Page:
Pros

  • Carbide teeth
  • Anti-kickback design
  • Excellent price
  • Ideal for framing

Cons

  • Quality issues
  • Warps easily

Product Specs

Weight 8 ounces
Size (Inches) 8
Material Carbide-tipped
Used for General-purpose, framing
Total teeth 24
Max RPM 7,500
Price $

Our Ratings

Material Quality
3.5 / 5
Cutting Efficiency
4 / 5
Compatibility
4.5 / 5
Durability
3 / 5
Total Rating
3.75 / 5

Personal Perspective

Love the way this blade performs, especially when working with tough hardwoods. It's a breeze to install and it provides impressively smooth and clean cuts without any wobble. I swapped this blade into my 18 volt Ryobi mitre saw and the difference was striking. When dealing with a framing job, the blade sliced through long rip cuts like butter without any fuss. Though it's still early days, it's held its sharpness well, making the cross cuts in red oak remarkably smooth and satisfying.

Porter-Cable 4.5-Inch Circular Saw Blade

Best Circular Saw Blade for Plywood

This Porter-Cable saw blade is an affordable option, costing much less than high-end Freud and Bosch blades. It has 120 teeth, so it is ideal for cutting plywood and veneers. It causes almost no shredding or tearing out, which means its finish will be extra-neat.

Plywood is notorious for shredding and splintering when cut, but this blade cuts so finely that you won’t need to worry about it. The blade is made of carbon steel, so you shouldn’t expect it to have the same lifespan as cobalt or carbide-tipped blades.

As the blade is carbon steel, overheating will also be an issue. Even so, for the price, this is a very effective saw blade.

Pros

  • Excellent value for money
  • 120 teeth
  • Cuts plywood without splintering
  • Carbon steel

Cons

  • Cheaply made
  • Dulls quickly

Product Specs

Weight 2.72 ounces
Size (Inches) 4.5
Material Steel
Used for Plywood, laminate
Total teeth 120
Max RPM 7,500
Price $

Our Ratings

Material Quality
3 / 5
Cutting Efficiency
4 / 5
Compatibility
4.5 / 5
Durability
2.5 / 5
Total Rating
3.5 / 5

Community Feedback

After using this Porter-Cable saw blade, I was impressed by its ability to finely cut plywood and veneers without the usual shredding or splintering. This blade, boasting 120 teeth, is an affordable alternative to high-end brands, offering excellent value for money. The finish it gives is extra-neat, eliminating any worry about messy cuts. However, being made of carbon steel, this saw blade tends to overheat and doesn't have the same lifespan as cobalt or carbide-tipped blades. So, while it does dull quicker than I'd like, it's still a pretty effective tool considering the price point.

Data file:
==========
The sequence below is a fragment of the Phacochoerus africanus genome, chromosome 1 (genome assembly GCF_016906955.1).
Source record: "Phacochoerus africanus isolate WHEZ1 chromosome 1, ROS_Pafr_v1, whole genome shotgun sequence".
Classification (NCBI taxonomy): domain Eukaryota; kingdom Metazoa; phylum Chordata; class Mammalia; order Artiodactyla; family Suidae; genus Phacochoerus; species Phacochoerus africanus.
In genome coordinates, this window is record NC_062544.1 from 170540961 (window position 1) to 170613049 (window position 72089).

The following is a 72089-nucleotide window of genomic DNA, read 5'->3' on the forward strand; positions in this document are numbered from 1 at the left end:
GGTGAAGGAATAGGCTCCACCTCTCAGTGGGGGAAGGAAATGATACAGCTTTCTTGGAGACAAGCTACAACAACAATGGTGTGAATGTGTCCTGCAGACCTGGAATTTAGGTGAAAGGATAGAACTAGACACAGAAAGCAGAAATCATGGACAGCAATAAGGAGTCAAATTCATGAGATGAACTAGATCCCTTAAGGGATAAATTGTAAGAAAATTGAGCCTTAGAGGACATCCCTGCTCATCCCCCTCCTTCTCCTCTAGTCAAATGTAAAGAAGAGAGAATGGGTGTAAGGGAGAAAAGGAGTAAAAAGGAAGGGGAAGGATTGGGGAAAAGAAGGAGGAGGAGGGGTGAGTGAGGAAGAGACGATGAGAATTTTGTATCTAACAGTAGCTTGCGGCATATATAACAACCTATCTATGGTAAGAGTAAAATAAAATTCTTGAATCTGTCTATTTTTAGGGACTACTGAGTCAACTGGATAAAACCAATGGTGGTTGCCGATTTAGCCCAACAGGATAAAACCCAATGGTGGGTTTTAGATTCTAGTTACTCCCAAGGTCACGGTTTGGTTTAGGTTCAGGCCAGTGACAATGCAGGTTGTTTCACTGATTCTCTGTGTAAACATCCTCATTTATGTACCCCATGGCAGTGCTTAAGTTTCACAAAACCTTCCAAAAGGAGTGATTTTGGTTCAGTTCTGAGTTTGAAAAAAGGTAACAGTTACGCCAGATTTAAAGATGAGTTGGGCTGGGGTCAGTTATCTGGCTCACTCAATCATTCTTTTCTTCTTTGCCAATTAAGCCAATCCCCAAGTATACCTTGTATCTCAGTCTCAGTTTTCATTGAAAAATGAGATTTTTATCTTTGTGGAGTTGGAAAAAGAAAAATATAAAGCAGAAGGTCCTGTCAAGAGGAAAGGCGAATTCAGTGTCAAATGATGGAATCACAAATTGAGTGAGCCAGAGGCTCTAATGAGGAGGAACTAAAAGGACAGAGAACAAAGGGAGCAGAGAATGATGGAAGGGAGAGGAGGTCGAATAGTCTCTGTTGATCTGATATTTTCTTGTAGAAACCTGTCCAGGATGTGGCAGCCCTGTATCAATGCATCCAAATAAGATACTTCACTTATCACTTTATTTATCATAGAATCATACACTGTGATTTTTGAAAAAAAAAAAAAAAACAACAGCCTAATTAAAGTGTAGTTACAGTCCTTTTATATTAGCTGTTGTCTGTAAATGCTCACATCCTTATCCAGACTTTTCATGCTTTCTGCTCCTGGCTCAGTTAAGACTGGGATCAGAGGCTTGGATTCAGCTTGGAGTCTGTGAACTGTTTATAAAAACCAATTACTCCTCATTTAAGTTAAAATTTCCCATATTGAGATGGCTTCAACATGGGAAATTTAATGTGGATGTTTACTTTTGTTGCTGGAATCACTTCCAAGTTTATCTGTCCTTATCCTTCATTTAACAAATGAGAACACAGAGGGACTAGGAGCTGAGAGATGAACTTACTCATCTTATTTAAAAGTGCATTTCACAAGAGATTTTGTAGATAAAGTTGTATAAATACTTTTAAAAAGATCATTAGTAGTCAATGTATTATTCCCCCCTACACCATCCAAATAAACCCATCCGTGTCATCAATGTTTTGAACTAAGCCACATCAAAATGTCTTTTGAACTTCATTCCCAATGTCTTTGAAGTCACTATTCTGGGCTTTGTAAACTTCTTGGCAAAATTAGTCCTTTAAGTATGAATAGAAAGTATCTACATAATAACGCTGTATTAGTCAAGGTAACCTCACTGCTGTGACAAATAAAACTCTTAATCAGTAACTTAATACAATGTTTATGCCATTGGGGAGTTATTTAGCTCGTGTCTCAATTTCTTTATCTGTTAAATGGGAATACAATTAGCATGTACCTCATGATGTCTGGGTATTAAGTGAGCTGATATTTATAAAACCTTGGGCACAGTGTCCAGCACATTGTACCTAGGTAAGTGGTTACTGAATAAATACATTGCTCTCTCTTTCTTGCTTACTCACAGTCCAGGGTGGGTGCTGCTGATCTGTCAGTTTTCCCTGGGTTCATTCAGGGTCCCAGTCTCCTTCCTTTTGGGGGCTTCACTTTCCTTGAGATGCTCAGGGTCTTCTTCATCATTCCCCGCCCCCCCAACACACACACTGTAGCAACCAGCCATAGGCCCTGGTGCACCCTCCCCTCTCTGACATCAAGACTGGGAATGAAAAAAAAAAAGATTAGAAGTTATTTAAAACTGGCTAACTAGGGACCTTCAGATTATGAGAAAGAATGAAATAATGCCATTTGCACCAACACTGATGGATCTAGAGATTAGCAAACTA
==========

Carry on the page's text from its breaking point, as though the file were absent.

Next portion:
Product Comparison Chart

Product Best Weight Size (Inch) Material Used for Total teeth Max RPM
DeWALT Circular Saw Blade Set General-Purpose 3 lbs 10 Tungsten carbide General-purpose crosscutting 32 & 60 6,000
Makita A-03681 Circular Saw Blade Hardwood 5 lbs 10 Carbide Hardwood 80 5,870
Bosch DCB1072CD Edge Blade Medium-Density Fiberboard 1.82 lbs 10 Carbide Composites, MDF 72 6,000
Irwin Metal Cutting Saw Blade Metal 13.8 oz 7 Carbide Metal 68 4,000
Freud Thin Kerf Circular Saw Blade Melamine 12 oz 7.25 Tungsten cobalt carbide Melamine, plywood, laminates 60 10,000
Oshlun SBW-080024 8-Inch Saw Blade Value For Money 8 oz 8 Carbide-tipped general-purpose, framing 24 7,500
Porter-Cable Circular Saw Blade Plywood 2.72 oz 5 Steel Plywood, laminate 120 7,500

Circular Saw Blade Types

There are various types of circular saw blades to choose from, each designed for specific purposes. The blade type will influence the number of teeth per inch and how they are arranged, which will have a significant impact on whether or not a blade is suitable for a particular task.

Flat Top Grind (FTG)

FTG blades have teeth that sit square to the saw plate. They cut through wood, much like a chisel. They rip the wood perpendicular to the grain, which means they won’t produce smooth cuts.

Pros

  • Great for rip cuts
  • Hard wearing
  • Cuts quickly

Cons

  • Only suitable for rip cuts

Alternate Top Bevel (ATB)

The teeth of an ATB blade point in alternating directions and they are designed primarily to shear wood. These are all-purpose blades that will be suitable for general cutting jobs.

Pros

  • General-purpose cutting
  • Very versatile
  • Great for joinery

Cons